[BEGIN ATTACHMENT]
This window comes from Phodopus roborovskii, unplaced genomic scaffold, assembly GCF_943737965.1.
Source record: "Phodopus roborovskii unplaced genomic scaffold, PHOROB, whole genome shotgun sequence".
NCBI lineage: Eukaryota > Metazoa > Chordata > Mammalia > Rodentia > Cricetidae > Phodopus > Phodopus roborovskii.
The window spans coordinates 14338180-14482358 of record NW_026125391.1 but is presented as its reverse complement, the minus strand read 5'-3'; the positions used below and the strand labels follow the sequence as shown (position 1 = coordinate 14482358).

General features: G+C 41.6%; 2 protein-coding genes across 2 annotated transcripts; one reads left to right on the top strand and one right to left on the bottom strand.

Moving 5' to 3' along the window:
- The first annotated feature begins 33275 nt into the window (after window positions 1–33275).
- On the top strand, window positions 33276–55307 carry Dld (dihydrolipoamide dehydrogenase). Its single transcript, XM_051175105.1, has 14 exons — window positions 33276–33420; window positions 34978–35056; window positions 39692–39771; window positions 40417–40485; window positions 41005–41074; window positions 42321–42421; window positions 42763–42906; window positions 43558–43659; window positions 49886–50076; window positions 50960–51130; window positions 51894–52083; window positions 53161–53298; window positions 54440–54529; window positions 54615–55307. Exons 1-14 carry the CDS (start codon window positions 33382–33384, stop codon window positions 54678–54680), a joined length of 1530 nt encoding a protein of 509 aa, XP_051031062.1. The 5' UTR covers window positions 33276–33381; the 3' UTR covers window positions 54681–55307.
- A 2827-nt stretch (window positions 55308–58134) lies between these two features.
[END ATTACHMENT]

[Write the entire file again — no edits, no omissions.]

This window comes from Phodopus roborovskii, unplaced genomic scaffold, assembly GCF_943737965.1.
Source record: "Phodopus roborovskii unplaced genomic scaffold, PHOROB, whole genome shotgun sequence".
NCBI lineage: Eukaryota > Metazoa > Chordata > Mammalia > Rodentia > Cricetidae > Phodopus > Phodopus roborovskii.
The window spans coordinates 14338180-14482358 of record NW_026125391.1 but is presented as its reverse complement, the minus strand read 5'-3'; the positions used below and the strand labels follow the sequence as shown (position 1 = coordinate 14482358).

General features: G+C 41.6%; 2 protein-coding genes across 2 annotated transcripts; one reads left to right on the top strand and one right to left on the bottom strand.

Moving 5' to 3' along the window:
- The first annotated feature begins 33275 nt into the window (after window positions 1–33275).
- On the top strand, window positions 33276–55307 carry Dld (dihydrolipoamide dehydrogenase). Its single transcript, XM_051175105.1, has 14 exons — window positions 33276–33420; window positions 34978–35056; window positions 39692–39771; window positions 40417–40485; window positions 41005–41074; window positions 42321–42421; window positions 42763–42906; window positions 43558–43659; window positions 49886–50076; window positions 50960–51130; window positions 51894–52083; window positions 53161–53298; window positions 54440–54529; window positions 54615–55307. Exons 1-14 carry the CDS (start codon window positions 33382–33384, stop codon window positions 54678–54680), a joined length of 1530 nt encoding a protein of 509 aa, XP_051031062.1. The 5' UTR covers window positions 33276–33381; the 3' UTR covers window positions 54681–55307.
- A 2827-nt stretch (window positions 55308–58134) lies between these two features.